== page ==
Let's say we conduct a random experiment. The possible outcomes may be too complicated to describe,

Peyton Velez 2022-06-15 Answered
Let's say we conduct a random experiment. The possible outcomes may be too complicated to describe, so we instead take some measurement (in terms of real numbers) from it which are of interest to us. Mathematically we have defined a random variable X from the sample space/measurable space ( Ω , A ) to ( R , B ) where B is the Borel sigma field. We then choose an appropriate probability for each Borel set, via a distribution function. Then, how does that distribution function determine the probability space ( Ω , A , P ) in theory or proves its existence? What result is implicitly used here?
I understand the probability space on ( R , B ) is well defined, and that is what practically concerns us, but in theory we also have a probability space ( Ω , A , P ) which pushes forward its measure to the Borel sets. Hence given the distribution on X we are pulling back to ( Ω , A ) via P ( X B ) = P X ( B ). But what theorem guarantees that such a space exists?
Edit for clarification:For example, let us take weather Ω of a city as the original sample space and the recorded temperature X as the random variable. Suppose the distribution of X is decided upon, based on empirical data. That's fine and now we can answer questions like 'what is P ( a < X < b )'. We may not care about the probability space on Ω since all the probabilities we wish to know relate to X, but how do we know for sure that there exists a probability space on Ω in the first place, and further, how do we know that a probability space on Ω exists which would push its probability to yield the distribution of X? Unless we know that there exists such a probability space in theory, we will not be able to talk about expectation of X, so the knowledge that such a space exists is crucial.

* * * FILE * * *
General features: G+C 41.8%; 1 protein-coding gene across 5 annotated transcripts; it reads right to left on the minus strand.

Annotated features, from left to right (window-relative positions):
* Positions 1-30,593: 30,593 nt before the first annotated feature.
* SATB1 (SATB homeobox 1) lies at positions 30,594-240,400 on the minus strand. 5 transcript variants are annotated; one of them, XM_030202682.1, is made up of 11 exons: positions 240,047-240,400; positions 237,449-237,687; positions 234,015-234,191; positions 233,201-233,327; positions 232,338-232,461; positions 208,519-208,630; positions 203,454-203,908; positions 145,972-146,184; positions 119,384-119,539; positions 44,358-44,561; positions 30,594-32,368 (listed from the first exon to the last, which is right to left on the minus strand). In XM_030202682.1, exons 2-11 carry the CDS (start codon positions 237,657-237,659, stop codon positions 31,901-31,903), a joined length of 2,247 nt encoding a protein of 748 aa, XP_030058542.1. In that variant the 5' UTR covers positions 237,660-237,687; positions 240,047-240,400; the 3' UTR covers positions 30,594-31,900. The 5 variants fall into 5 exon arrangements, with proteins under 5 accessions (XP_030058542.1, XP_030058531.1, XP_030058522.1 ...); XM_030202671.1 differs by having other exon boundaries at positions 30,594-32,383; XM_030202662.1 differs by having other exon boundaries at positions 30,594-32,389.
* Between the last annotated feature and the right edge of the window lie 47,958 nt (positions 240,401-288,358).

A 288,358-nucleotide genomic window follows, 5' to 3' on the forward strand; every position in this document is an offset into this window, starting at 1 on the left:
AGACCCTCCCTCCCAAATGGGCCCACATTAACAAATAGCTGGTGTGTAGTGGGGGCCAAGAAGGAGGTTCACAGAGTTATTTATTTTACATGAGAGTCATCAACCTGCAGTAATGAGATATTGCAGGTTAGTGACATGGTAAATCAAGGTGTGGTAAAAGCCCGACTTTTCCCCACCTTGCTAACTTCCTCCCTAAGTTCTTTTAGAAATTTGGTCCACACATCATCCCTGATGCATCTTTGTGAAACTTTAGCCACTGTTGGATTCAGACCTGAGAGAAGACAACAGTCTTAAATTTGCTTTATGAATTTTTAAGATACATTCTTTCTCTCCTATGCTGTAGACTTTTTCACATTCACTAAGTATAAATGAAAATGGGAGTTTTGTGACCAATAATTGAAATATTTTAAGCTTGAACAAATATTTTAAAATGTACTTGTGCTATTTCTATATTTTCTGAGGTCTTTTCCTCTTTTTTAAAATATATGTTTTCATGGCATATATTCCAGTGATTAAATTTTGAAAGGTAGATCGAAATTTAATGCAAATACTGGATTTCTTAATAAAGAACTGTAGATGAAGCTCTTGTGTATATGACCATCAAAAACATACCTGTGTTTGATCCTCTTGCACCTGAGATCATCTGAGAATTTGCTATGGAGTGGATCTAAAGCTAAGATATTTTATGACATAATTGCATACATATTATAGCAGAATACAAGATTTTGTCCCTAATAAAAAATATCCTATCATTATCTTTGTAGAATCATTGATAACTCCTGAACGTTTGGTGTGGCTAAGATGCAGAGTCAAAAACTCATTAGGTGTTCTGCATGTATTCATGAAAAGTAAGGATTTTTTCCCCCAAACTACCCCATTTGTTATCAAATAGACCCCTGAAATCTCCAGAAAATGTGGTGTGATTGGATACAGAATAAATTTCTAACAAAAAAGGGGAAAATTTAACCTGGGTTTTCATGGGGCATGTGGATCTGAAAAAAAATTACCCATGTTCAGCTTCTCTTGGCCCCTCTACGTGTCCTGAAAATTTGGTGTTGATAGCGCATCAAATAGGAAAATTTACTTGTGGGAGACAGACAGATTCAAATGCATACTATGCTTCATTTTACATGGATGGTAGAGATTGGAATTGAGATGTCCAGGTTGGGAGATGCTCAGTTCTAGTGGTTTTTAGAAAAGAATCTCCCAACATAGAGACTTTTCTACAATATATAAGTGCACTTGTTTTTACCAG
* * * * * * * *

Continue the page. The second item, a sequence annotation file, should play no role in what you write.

*Further edit: Note that we may not have an explicit complete mathematical model of the weather ever, but that does not bother us. We do have the ability however, of taking measurements of different types and thereby getting distributions related to temperature, pressure, wind speed, historical records etc. So practically we can answer questions related to these measurements. This is so what happens in practice I think. What I want is some mathematical theorem which assures me that there exists a model of the weather space, even though it is hard/difficult/impossible to find, which pushes its probability on to these distributions.
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Answers (1)

enfujahl
Answered 2022-06-16 Author has 20 answers
As you mentioned in the example, a "probability space" is a model of an experiment. In some cases it is easy to create such a model. In the rolling a dice example, one can specify explicitly Ω, A , and P . In your example, it is not clear at all what ( Ω , A ) is. So one can "model" it by specifying the joint distribution of all the observables. Suppose that you measure temperature X and pressure Y and specify their joint cdf F. Then you set Ω = R × R , A = B ( R ) B ( R ), and P such that
P ( ( , a ] × ( , b ] ) = F ( a , b ) .
Put X ( ω ) = ω 1 and Y ( ω ) = ω 2 . Then X and Y has the correct joint distribution:
P ( X x , Y y ) = P ( { ω : ω 1 x , ω 2 y } ) = F ( x , y ) .
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